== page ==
The May 2011 Sunday Business Post Poll May 31, 2011Posted by WorldbyStorm in Irish Politics, The Left.
Perhaps it’s a sign of the times, or perhaps it’s indicative of a certain weariness with the current political system on my part, but I didn’t find the news that the SBP poll was out anywhere near as interesting as I would have a few months back. It’s not simply that the election has been fought and won [or lost] but more a sense that this level of political activity is not where the focus of leftists will [or perhaps – and I say this hesitantly, because I’m surely not one in a position to be proscriptive – should be].
And yet, that lack of interest is most definitely a mistake on my part, because this poll is very interesting in three key respects.
Before addressing those three points let’s consider the overall results.
Fine Gael is up 2% to 41% – it’s highest level yet in an SBP poll [Check]. Labour is up 1% to 19%. Fianna Fáil and Sinn Féin are unchanged on respectively 16% and 11% while Independents//Green Party and Others have dropped 3% to 13%.
First point? The absolute dominance of Fine Gael and Labour. A few months in and they still command a crushing 60 per cent of the opinion poll numbers. That’s pretty impressive whatever way one cuts it. And yes, they’ve had a number of good months, not least and most recently the visits by the Queen and Obama where the state was able to put its best foot forward. But even so, given the times that are in it that vote hasn’t merely held fast but increased.
Pat Leahy argues that:
…more importantly for the LP leadership it has not seen a fall-off in support for the party since entering coalition (as happened in 1992, when it last entered coalition after an election) despite fierce left-wing criticism, especially from independents in the Dáil. In fact there has been a fall-off in support for independents.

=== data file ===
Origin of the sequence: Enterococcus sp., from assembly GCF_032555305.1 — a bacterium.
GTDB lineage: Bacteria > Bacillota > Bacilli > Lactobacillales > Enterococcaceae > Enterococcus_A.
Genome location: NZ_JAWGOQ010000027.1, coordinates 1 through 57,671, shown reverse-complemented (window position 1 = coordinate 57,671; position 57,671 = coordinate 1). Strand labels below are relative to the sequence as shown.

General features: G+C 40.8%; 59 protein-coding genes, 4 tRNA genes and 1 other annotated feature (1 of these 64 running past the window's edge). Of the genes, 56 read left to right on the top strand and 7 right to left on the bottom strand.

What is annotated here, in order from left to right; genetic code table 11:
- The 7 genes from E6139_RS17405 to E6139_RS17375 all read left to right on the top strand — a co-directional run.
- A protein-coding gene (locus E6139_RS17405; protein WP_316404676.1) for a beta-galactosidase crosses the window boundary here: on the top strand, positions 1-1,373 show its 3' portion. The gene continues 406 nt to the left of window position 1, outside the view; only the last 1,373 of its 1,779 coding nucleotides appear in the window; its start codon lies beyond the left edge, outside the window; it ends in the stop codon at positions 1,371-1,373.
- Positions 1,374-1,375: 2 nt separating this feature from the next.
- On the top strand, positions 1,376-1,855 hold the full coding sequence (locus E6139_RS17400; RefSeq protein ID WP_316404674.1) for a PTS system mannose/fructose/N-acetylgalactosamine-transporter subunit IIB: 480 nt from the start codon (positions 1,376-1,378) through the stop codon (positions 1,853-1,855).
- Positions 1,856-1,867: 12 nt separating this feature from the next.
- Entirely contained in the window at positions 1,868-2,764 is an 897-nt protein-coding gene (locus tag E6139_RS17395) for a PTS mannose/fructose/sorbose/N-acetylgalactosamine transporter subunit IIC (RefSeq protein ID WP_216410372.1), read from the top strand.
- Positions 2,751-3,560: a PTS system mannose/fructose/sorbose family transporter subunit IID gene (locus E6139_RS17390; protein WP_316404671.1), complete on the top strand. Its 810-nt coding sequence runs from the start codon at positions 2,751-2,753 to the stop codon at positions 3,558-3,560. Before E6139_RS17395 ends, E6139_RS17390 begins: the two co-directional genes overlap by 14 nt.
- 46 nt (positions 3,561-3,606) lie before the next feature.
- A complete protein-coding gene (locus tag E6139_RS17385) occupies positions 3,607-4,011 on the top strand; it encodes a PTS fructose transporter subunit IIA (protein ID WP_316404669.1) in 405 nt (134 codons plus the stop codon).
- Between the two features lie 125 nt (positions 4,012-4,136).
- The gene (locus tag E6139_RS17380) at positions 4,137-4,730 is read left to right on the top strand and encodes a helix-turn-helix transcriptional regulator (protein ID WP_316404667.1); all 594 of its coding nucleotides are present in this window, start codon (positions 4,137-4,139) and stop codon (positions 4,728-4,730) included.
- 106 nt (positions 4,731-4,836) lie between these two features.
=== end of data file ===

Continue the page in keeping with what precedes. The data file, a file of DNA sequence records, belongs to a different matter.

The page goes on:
I’ve argued previously that I think Leahy overstates the fall-off in LP support in the 1992 period onwards. And it’s still very very early days yet to make hard and fast prognostications as to the direction of LP support, but he has something of a point nonetheless.
One small caveat, all this is within the margin of error.
Second point? The weakening of the Ind/GP/Other vote. Down 3% from the last poll in April 2011 is within the margin of error, but note that it’s actually down 4% from the 2011 General Election. That would seem to support the idea that this is a trend.
And it’s a troubling one I would imagine for the Ind/GP/Others. It suggests that after the euphoria of the 2011 election in those quarters (bar, obviously the GP) that to know the Independents is not necessarily to love them.
Richard Colwell of RedC in an accompanying article in the SBP argues that:
While it is normal for independents to suffer through lack of media coverage between elections, the scale of this decline so soon after the election suggest that voters may not be impressed by what they have seen so far from the independent candidates they elected.
But Leahy points to another potential reason: